While the spotlight is focused on him in these final months leading up to Clean 2019, Riddle readily admits that he couldn’t have organized and managed the event successfully without his loyal Riddle & Associates staff.

“They are my heroes,” he says. “Nobody could do this without a staff. Nobody’s that good, I don’t care who you are. I’ve been blessed for a career in baseball and many things that I’ve been able to do—God has been good to me—and one of the kindest things He’s ever done for me is put me in the midst of these people here.

“Whether it’s Paul (Philips), Beth (Scheuer), Ann (Howell), Jewell (Kowzan), Kayla (Brown), they’re unreal. … What people will see at that show is done by five people. These people are like family to me. These people deserve the credit. They’re the ones who do the work.”

Beyond that group, there are many other people associated with the general contractors and the event venues themselves who contribute to the finished product.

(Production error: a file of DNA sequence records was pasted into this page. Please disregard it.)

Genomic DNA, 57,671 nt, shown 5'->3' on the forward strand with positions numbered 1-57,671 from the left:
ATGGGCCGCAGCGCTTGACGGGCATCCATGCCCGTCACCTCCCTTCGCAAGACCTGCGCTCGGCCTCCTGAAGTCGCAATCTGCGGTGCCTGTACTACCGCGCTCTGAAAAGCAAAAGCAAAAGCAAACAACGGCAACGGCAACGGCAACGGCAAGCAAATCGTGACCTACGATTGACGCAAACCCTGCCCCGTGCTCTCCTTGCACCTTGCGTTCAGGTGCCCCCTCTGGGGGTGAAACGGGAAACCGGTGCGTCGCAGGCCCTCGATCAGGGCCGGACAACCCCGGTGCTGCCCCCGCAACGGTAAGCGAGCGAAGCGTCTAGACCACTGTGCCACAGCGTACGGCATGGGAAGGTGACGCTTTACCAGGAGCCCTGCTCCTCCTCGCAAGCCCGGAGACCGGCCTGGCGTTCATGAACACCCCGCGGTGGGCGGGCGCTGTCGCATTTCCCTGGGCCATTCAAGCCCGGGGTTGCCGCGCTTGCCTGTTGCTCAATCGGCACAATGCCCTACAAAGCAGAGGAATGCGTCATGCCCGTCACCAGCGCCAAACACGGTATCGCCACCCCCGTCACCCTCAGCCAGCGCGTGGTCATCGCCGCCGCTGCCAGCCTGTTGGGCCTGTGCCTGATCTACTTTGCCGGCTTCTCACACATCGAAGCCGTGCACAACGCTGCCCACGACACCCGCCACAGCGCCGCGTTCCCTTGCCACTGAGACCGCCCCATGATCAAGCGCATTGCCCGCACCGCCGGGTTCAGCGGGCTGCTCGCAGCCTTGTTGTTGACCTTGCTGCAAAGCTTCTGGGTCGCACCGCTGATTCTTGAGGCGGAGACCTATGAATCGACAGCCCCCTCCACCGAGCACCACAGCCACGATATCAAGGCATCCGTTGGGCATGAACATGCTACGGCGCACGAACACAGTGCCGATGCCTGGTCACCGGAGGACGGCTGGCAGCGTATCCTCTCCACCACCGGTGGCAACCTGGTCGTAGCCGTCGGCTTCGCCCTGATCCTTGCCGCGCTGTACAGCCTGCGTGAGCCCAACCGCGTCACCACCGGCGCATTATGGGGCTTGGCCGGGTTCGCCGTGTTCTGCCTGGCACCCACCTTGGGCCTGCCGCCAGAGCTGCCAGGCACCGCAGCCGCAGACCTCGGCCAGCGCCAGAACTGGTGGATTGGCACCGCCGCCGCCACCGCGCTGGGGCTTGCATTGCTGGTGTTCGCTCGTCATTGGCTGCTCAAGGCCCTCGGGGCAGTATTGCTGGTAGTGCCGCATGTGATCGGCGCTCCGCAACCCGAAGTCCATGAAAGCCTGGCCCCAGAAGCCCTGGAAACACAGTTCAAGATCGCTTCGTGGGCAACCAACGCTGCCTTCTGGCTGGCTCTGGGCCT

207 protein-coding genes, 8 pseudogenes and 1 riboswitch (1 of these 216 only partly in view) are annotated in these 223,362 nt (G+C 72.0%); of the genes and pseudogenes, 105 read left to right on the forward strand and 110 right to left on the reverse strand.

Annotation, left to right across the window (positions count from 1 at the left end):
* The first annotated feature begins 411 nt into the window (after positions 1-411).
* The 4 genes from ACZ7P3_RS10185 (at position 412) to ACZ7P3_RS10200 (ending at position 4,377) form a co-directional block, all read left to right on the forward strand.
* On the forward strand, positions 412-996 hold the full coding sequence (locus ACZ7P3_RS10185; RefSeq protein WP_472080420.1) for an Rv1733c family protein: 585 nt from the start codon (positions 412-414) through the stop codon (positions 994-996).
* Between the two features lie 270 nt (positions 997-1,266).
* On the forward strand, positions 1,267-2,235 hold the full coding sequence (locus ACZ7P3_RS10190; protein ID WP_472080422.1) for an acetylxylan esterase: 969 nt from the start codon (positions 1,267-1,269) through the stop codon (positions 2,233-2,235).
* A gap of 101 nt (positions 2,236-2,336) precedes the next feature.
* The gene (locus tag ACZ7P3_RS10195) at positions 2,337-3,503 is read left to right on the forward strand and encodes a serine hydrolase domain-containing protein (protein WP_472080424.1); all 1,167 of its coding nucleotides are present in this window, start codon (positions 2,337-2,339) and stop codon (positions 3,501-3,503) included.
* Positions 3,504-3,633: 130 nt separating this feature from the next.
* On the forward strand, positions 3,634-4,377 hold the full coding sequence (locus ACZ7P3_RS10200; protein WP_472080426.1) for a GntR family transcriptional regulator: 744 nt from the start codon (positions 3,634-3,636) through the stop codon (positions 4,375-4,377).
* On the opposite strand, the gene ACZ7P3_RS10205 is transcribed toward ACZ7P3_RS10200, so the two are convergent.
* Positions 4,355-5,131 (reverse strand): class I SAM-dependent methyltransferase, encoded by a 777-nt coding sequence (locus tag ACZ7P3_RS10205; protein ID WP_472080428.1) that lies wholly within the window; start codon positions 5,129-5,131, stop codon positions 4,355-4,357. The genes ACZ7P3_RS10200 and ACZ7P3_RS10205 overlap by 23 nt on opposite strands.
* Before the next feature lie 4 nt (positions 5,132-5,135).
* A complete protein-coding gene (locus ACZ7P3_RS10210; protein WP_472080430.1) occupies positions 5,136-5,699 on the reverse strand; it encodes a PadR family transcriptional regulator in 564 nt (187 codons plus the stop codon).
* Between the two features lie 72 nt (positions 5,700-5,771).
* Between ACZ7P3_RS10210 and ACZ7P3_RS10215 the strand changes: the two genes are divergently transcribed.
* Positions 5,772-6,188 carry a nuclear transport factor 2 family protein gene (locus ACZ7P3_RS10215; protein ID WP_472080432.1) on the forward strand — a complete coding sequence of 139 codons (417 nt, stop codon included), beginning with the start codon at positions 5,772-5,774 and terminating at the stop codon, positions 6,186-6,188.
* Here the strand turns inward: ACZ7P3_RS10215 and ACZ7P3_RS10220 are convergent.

“If someone would walk on the trade show floor at 9:30 or 10 o’clock at night before we open, you would say there is no way this is going to be ready at 8 o’clock in the morning,” Riddle says. “If you don’t believe there is such a thing as miracles, come and spend that last night on a trade show floor, and when you come back the next day, it is spit-shined and polished.”

What will you miss most about the Clean Show?

He takes a deep breath, then says, “People.”

Relationships?

“Yep. … There are so many of you out there I enjoyed friendships with, enjoyed cutting up and kidding with. I’m a big jokester. Love to have fun. I love to work hard but I love to have fun, too. I’m going to miss it. There’s no doubt about me being emotional.”

While Riddle will be slowing down without the Clean Show to manage, he says there are consulting and other opportunities available to Riddle & Associates if he chooses to pursue them.

But he’s not thinking about those just yet.

“I just hope that we can deliver the quality of show that, fortunately and thank God, we’ve been able to deliver, at least in our minds, to date,” Riddle says. “This is a great industry and we like being a part of its future. Hopefully, we can give it another good show.

“These guys that exhibit, they spend a lot of time and a lot of money planning and providing the best information they can for the industry. I’d like to see a large number of people come out and take advantage of that.”